Two years ago, I had the opportunity to talk to Lenore Blum, one of the invited speakers at the 3rd HLF in 2015 and a professor of computer science at Carnegie-Mellon university, who had been actively transforming her university’s undergraduate program in computer science, one of the top-ranked such programs in the US, for greater balance.
Before 1995, female students admitted to the program amounted to less than 10% of the total, and many of those dropped out or changed majors. By now, the percentage of female students is up to almost 50% and, more importantly, retention rates – students finishing the program successfully – are up for both female and male students. The course of studies is still as rigorous and challenging as before, if not more so, and the quality of the applicants, as measured by the test scores common in the US, has actually increased.
But in addition, a sustained shift from pre-existing programming skills to more general qualifications, mentoring programs and what amounted to a shift in culture (I have written about this in detail in Beyond mere programming [August 28, 2015] and Changing the culture [1 September 2015]) has made the program more balanced.
…but have things changed?
When I talked to Lenore Blum at this year’s HLF, and when I later talked to Ragni Piene, who is a professor of mathematics at Oslo university, both struck a somewhat less optimistic note. Earlier in the week, there had been a meeting of female HLF participants. In some respects, both Blum and Piene noted, the young researchers’ accounts of their experiences had been depressingly similar to those of their considerably older peers.
Some possible solutions, as in the case of the Carnegie-Mellon undergraduate program, would involve systemic change – the kind of change that is likely to benefit male and female students alike. For example: In Norway, as Piene notes, every PhD student has a primary and a secondary advisor. The fact that there is a secondary advisor changes the whole dynamics of the situation. With a single advisor, the student is much more dependent on a single person; if the interpersonal relationship becomes fraught with problems – and sexism on the part of a male advisor of a female PhD student is just one of many possibilities for such problems – the student’s strong/exclusive dependence on the advisor exacerbates the problem. Fall out with your (single) advisor, and your scientific career might be over before it has even begun.
A secondary advisor as both an arbitrator and a fall-back if things do not work out with the primary advisor, and a culture that recognizes switching from primary to secondary advisor as a normal act, can go a long way towards defusing a situation that can, in the worst case, lead to students – male or female – leaving science.
Time to talk
For the participants in the HLF women’s session, a great part of the benefit was simply the opportunity to share their experiences. A number of participants are the only, or almost the only female computer scientists or mathematicians in their respective departments, and for them the opportunity to talk and share is valuable indeed.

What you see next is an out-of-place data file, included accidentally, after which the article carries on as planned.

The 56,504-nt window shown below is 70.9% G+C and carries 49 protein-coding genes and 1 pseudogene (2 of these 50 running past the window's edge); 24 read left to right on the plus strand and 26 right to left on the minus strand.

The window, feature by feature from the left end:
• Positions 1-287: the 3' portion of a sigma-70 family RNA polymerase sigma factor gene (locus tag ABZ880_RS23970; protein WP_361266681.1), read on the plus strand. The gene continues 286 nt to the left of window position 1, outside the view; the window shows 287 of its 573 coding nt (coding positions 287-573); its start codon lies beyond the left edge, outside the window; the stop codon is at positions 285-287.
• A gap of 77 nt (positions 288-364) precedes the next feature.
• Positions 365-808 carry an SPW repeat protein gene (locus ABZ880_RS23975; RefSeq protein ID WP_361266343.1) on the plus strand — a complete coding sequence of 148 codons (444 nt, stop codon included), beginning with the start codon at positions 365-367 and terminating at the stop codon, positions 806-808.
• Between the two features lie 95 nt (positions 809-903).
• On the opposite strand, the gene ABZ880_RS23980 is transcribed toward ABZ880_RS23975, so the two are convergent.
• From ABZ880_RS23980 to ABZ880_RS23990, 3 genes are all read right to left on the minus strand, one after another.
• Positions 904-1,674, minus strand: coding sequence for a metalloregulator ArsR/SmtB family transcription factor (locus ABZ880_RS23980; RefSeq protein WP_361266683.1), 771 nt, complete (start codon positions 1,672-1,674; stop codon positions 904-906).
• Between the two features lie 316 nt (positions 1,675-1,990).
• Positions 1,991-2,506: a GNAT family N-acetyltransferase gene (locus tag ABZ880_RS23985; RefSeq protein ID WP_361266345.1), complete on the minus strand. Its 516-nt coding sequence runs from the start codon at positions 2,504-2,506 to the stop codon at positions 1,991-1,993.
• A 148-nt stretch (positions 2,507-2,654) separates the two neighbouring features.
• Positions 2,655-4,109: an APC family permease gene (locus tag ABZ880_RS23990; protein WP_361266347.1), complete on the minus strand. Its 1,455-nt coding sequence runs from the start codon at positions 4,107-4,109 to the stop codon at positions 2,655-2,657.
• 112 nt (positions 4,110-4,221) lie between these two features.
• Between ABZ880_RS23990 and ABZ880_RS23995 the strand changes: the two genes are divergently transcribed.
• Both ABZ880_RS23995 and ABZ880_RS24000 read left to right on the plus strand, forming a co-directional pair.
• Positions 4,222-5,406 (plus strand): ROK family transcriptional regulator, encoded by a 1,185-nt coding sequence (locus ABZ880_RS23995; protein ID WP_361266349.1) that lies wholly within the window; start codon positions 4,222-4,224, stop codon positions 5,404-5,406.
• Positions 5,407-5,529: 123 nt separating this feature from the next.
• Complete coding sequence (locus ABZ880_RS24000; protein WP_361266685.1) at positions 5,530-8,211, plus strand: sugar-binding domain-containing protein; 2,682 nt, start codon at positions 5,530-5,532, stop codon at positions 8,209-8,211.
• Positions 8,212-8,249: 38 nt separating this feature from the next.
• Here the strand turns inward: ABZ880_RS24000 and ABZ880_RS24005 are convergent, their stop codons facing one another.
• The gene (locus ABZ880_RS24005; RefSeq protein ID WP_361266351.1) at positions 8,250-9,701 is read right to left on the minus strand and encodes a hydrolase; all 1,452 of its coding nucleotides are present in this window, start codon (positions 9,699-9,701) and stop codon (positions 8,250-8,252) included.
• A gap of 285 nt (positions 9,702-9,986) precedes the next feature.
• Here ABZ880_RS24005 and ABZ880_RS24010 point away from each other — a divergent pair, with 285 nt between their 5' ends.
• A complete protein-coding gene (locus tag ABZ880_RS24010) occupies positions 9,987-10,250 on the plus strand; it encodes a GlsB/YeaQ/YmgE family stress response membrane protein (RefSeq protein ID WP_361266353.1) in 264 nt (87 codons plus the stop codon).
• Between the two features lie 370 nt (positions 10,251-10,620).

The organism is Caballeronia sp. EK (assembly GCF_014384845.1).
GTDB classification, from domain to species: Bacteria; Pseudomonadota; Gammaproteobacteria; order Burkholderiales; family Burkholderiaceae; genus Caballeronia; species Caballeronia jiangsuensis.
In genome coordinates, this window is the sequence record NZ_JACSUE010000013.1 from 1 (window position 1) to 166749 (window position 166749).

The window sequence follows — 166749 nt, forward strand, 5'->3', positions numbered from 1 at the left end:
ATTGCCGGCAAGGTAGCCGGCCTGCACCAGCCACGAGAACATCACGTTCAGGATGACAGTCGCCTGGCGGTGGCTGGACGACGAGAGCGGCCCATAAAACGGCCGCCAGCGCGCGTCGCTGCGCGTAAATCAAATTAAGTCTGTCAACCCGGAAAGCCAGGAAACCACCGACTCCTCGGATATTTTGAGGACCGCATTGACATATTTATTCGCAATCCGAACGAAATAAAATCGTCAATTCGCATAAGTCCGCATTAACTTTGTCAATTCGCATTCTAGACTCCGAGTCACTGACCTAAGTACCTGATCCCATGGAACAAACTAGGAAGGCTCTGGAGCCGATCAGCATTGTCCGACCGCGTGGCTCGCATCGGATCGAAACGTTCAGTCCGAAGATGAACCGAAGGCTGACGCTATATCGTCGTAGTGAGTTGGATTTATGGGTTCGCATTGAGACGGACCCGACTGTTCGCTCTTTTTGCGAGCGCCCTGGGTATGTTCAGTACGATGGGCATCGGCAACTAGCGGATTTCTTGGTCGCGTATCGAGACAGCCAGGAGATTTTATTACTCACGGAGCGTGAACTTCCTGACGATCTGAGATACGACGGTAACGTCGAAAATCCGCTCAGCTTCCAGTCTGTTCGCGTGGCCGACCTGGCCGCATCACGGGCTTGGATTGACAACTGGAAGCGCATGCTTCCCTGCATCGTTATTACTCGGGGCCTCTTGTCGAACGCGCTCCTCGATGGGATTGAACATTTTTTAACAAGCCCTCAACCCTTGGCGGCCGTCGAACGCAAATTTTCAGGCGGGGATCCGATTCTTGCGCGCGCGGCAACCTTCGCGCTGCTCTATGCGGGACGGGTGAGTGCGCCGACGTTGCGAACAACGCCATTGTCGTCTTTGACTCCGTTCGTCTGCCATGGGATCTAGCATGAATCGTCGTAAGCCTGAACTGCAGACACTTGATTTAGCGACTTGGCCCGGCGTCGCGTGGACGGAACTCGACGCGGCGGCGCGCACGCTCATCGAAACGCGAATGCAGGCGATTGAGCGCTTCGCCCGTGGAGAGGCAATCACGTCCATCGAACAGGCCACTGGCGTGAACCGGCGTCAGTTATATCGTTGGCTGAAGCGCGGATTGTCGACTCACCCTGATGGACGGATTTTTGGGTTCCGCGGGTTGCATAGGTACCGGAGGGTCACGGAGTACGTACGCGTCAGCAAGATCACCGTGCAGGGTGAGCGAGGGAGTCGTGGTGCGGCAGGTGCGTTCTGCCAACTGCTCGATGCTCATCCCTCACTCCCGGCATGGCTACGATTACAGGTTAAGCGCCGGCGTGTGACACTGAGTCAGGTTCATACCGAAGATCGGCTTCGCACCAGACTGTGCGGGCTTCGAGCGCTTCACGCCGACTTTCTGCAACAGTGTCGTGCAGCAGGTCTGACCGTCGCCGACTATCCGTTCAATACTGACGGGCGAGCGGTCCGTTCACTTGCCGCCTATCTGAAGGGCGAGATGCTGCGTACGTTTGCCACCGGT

Realizing that your problem is part of a wider context, and that your experiences are shared by others, is important. The alternative, blaming yourself for somehow not fitting in, is all too tempting when you are isolated, without any reference to others who are in a similar situation. (Their male colleagues, of course, do not have that particular problem – they are surrounded daily by peers who are in a similar situation.)
With that in mind, both Blum and Piene are hoping that this kind of meeting will become a fixture of HLF, an added value for the female participants – just as similar kinds of meeting, e.g. a Women’s Lunch, have become a part of the program at other major scientific events. Not only to talk about problems, but also to talk about positive experiences and examples, Piene notes, which at this year’s meeting wasn’t possible due to time constraints.
Time scales for change
Even under the best of conditions, change now is going to take a few years to change the face of the Heidelberg Laureate Forum. The Fields Medal, for instance, is only awarded every four years. And even for yearly prizes like the Abel, or the Turing Award, there is a considerable time lag. The last Turing award was given in 2016 to Tim Berners-Lee, for inventing the World Wide Web in 1994; the one before to Martin E. Hellman and Whitfield Diffie (both present at this year’s HLF) cites their ground-breaking cryptography paper from 1976. It’s going to be a while until these awards reflect more recent achievements, and hopefully become more diverse in the process.
That is the main reason while, at least on stage, HLF presents mostly male faces at the present time. The young researchers are much more diverse already; the hot-topic panel, on the other hand, was conspicuously (and, absent the restriction to laureates, needlessly) all male. (Continuing a trend that twitter is documenting under the hashtag #allmalepanels.)
So yes, there is positive change, but there is still a long way ago. And that probably is a statement one could have made twenty or thirty years ago.